ISPs' terror block backed by minister

Minister of Broadcasting, Communications and Digital Media Kris Faafoi has praised internet service providers who shut off access to some websites following the Christchurch terror attack in March.

Social media's role in spreading the alleged gunman's ideology and material is under the microscope, with Faafoi and Prime Minister Jacinda Ardern off to France next week for a global summit on how to tackle the problem.

The killer broadcast the mosque massacre live on Facebook, posted images of the firearms allegedly used in the attack on Twitter, and frequented dark corners of the internet like 8chan, were few - if any - rules are enforced on what users can post.

"We have to seriously look… at how terrorists and extremists are using social media," Faafoi told Newshub Nation on Saturday.

"It is a place they are gathering, it's a place where they are growing and getting their messages out, then ultimately what happened on the 15th."

In the wake of the Sri Lanka attack last weekend, authorities temporarily blocked Facebook, Instagram, Snapchat and YouTube. Experts said hoaxes and fake reports were spreading like wildfire in the hours after the deadly bombings, which claimed more than 250 lives.

Despite the Christchurch gunman's use of Facebook Live, the same didn't happen here. Faafoi didn't say one way or the other whether New Zealand authorities would do the same here, should a similarly catastrophic attack happen.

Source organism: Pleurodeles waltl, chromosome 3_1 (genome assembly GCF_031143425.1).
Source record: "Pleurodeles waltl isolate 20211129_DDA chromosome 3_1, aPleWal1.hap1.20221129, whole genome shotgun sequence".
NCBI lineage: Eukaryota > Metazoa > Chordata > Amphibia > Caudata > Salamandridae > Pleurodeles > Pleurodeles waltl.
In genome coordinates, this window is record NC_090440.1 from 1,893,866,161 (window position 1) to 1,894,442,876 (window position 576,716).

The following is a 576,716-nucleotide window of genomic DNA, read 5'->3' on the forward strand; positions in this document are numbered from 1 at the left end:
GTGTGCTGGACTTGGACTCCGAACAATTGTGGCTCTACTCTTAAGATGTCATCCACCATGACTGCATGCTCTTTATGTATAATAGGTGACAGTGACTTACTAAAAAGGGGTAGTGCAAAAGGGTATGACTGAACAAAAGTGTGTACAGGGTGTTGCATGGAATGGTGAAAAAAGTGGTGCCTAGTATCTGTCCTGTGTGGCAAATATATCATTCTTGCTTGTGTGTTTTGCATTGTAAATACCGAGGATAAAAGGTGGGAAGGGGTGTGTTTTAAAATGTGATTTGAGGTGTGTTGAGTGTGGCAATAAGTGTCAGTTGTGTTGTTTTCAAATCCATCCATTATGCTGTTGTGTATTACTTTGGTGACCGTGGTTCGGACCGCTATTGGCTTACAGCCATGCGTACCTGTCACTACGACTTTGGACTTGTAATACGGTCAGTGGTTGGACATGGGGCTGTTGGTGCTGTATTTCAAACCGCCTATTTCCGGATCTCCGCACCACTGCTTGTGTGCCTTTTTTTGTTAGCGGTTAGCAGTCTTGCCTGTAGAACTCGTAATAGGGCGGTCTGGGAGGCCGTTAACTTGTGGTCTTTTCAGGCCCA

"Some of our internet service providers did shut down some sites that were propagating some of the material," Faafoi said, talking about Spark, Vodafone and 2degrees' move to cut access to sites like 8chan.

"If you look at the way the industry and the Government worked in a lot of spaces actually around the 15th to make sure New Zealanders were kept safe, it's quite promising."

When the service providers said they'd lift the block in late March, the Government asked them to keep it on a bit longer, Newsroom reported at the time.

Faafoi said "furious work" was being done behind the scenes so countries around the world could agree on how to tackle the problem when they meet in Paris, rather than have New Zealand go it alone in cracking down.

"We have to take a global approach, I think to work up against the heft of the likes of Twitter, or the likes of Facebook, because New Zealand doing it in isolation won't be enough," Faafoi explained.

"This can't go on anymore. If you look at what those terrorist groups are doing and using some of the features of social media to gather, to grow and get their messages out, and that puts us all at risk."


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